Anatomy of The Hand

Joints, their articulating surfaces and Ligaments


  1. Distal Radio-Ulnar Joint
  2. Proximal Wrist Joint (Radiocarpal joint)
  3. Distal Wrist Joint (Intercarpal Joints)
  4. Pisiform Joint
  5. Carpo-Metacarpal Joint of the Thumb
  6. Carpo-Metacarpal Joints II-V
  7. Metacarpo-Phalangeal Joints
  8. Inter-Phalangeal Joints (Proximal (PIP) and Distal (DIP)

All pictures for this section are adapted from the Course Workbook from Nalini Pather (Pather 2016).


1. Distal Radio-Ulnar Joint

Type of Joint   

  • pivot, synovial
  • diarthrosis

Articulating surfaces    

  • Head of Ulna
  • Ulnar Notch of Radius & Articular Disc

Distal Radio-Ulnar Joint

Figure 1: Anterior View on the distal Radio-Ulnar Joint.


  • Pronation and Supination of the Forearm
    • Rotation of the Radius around the Caput Ulnae
      • movement is done by Radius, Ulna is relatively fix
    • always together with the Proximal Radio-Ülnar joint

Joint Capsule and Synovial Membrane

  • loose
  • cranial extension called ‘Sacciform Recess’
  • distal restriction
    •   Articular Disc

Articular Disc

  • also known as the Triangular Ligament
  • binds the Ulna and the Radius together
  • Base: attached to Ulnar Notch of the Radius
  • Appex: attached to the Styloid Process of the Ulna


  •  Anterior and Posterior Ligaments


2. Proximal Wrist Joint (Radiocarpal Joint)

Joint Type

  • synovial
  • condyloid (ellipsoid)
  • diarthroidal

Articulating Surfaces

  • Proximal
    • articular suface of the Radius
    • Articular Disc of the Distal Radio-Ulnar Joint
    • The Ulna does not participate
  • Distal
    • Scaphoid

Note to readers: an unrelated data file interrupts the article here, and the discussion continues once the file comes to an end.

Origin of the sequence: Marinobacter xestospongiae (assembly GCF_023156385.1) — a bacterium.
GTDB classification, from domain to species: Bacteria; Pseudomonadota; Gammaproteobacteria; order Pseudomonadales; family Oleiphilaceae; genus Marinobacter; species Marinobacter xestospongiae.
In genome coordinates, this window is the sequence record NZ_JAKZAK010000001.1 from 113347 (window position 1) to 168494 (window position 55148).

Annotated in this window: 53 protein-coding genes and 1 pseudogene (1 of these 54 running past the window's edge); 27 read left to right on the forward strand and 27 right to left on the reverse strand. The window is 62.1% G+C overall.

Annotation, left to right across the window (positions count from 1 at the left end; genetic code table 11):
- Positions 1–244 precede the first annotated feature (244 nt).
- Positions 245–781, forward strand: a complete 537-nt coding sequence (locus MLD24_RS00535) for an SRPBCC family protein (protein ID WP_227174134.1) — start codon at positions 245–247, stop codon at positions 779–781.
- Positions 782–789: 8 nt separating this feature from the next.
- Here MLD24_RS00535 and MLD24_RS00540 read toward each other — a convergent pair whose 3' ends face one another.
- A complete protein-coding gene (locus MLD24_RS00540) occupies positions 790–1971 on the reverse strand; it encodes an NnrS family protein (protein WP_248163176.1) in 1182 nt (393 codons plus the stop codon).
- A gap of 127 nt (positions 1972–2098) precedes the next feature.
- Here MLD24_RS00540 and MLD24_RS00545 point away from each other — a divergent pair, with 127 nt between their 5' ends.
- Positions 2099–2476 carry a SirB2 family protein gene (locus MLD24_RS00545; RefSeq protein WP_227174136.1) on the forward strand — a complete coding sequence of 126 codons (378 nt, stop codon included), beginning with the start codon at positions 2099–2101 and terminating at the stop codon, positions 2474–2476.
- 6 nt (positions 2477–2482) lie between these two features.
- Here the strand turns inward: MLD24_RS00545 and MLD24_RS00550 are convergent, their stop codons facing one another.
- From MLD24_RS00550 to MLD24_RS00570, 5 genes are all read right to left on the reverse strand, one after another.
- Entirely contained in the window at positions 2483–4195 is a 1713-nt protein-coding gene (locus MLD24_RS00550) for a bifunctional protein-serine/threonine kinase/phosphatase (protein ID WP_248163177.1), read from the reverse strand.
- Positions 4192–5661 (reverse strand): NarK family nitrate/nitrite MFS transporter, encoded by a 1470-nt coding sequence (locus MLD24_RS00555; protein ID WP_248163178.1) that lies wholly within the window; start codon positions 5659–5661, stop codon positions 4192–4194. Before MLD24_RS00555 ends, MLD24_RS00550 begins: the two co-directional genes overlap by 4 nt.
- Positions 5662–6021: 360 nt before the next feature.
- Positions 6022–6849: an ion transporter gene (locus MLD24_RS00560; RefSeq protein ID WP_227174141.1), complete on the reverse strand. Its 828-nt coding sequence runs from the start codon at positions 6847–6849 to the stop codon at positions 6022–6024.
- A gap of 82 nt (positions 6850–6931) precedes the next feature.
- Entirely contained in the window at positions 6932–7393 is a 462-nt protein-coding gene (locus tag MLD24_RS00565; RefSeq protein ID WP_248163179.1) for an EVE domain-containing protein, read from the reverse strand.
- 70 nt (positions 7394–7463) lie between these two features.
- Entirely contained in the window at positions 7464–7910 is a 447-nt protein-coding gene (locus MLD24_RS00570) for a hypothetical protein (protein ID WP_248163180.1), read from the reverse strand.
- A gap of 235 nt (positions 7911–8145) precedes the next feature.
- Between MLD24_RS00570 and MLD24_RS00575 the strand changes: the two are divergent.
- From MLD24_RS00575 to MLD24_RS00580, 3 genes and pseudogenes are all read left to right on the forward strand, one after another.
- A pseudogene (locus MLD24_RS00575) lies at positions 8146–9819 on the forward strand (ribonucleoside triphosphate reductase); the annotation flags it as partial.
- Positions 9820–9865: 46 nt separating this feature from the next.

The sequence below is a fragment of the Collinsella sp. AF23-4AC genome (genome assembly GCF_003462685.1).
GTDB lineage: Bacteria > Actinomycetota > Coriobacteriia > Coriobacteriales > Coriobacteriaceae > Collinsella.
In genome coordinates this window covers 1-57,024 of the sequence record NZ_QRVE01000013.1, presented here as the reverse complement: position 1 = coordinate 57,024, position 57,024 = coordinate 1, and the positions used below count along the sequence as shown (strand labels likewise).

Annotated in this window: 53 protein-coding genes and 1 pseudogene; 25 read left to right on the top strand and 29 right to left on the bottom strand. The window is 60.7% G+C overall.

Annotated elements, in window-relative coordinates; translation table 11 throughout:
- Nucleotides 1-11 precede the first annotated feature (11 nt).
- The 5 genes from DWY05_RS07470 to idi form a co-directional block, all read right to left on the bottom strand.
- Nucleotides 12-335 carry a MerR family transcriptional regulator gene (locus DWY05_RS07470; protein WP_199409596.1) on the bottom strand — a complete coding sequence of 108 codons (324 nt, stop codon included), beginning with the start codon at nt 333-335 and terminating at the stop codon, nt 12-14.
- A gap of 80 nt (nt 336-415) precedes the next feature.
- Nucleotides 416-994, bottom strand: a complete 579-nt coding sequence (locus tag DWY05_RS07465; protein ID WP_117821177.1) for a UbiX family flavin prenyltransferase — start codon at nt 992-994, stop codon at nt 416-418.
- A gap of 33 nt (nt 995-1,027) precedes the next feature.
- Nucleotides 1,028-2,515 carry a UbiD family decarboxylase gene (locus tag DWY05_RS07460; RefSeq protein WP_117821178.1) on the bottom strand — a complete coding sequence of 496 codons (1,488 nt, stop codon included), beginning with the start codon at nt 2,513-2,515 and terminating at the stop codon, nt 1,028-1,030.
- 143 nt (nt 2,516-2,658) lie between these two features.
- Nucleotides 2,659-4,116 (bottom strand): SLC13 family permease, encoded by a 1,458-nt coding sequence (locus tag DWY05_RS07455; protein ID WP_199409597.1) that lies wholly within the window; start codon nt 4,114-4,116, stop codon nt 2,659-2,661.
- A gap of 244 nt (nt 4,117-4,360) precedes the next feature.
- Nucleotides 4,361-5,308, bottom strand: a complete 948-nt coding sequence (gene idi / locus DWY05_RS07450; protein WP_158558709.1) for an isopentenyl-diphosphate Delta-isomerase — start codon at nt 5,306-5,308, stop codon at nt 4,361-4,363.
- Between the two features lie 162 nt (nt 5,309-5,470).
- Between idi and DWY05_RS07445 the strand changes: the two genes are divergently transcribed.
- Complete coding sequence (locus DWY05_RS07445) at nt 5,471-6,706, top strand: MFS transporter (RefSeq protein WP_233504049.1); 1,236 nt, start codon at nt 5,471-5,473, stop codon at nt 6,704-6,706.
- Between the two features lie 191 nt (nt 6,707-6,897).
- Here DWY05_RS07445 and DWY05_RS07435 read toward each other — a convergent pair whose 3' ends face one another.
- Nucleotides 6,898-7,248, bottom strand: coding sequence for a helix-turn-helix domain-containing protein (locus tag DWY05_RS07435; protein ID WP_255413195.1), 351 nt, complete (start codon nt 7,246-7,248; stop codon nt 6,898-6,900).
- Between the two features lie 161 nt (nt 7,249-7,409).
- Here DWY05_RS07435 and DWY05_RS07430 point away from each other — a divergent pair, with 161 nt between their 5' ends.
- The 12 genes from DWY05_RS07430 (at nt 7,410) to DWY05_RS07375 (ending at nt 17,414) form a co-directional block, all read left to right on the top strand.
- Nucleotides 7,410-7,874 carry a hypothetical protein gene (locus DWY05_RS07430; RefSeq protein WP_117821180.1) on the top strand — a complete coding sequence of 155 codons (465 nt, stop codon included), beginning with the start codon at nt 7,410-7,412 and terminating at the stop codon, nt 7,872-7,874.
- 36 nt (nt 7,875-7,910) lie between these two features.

• Lunate
    • Triquetrum (the Pisiform Bone is not involved)

Radiocarpal Joint

Figure 2: Anterior View on the Proximal Wrist Joint


  • Flexion > Extension
  • Abduction (raidal deviation) < Adduction (ulnar deviation)
  • Circumduction

=> always in connection with the Distal Wrist Joint

Joint capsule   

  • attached to the proximal and distal cartillage-bone borders
  • tightened by ligaments on the palmar, dorsal, radial and ulnar side


  • Interosseous Ligaments
    • They connect the bones of the proximal carpus


3. Distal Wrist Joint  (Intercarpal Joints)

Type of Joint     

  • Mixture of spheroid and hinge joint

Movements of the Proximal and Distal Wrist Joint    

=> The movements of those two joints are always combined

  • Palmarflexion: 50°-60° (max 85°)
  • Dorsalextension: 35°-60° (max. 80°)
  • Radial Abduction: 20°
  • Ulnar Abduction: 40°

Articulating surfaces         

= proximal and distal carpal bones

  • proximal
    • Os scaphoideus
    • Os lunatum
    • Os triquentrum
  • distal
    • Os trapezium
    • Os trapezoideum
    • Os capitatum
    • Os hamatum

Distal Wrist Joint

Figure 3: Anterior View on the Distal Wrist Joint.

Joint capsule    

  • Attatched to the border of the Carpal Bones and their cartillage


4. Pisiform Joint

Type of Joint     

  • Amphiarthrosis


  • Only some little movements because of amphiarthrosis relatively fix

Articulating surfaces  

  • Os triquentrum
  • Os pisiforme
    • sesamoid bone, integrated into the tendon of M. Flexor Carpi Ulnaris

Pisiform Joint

Figure 4: Anterior View on the Pisiform Joint.


  • distally connected to the neighbouring bones trough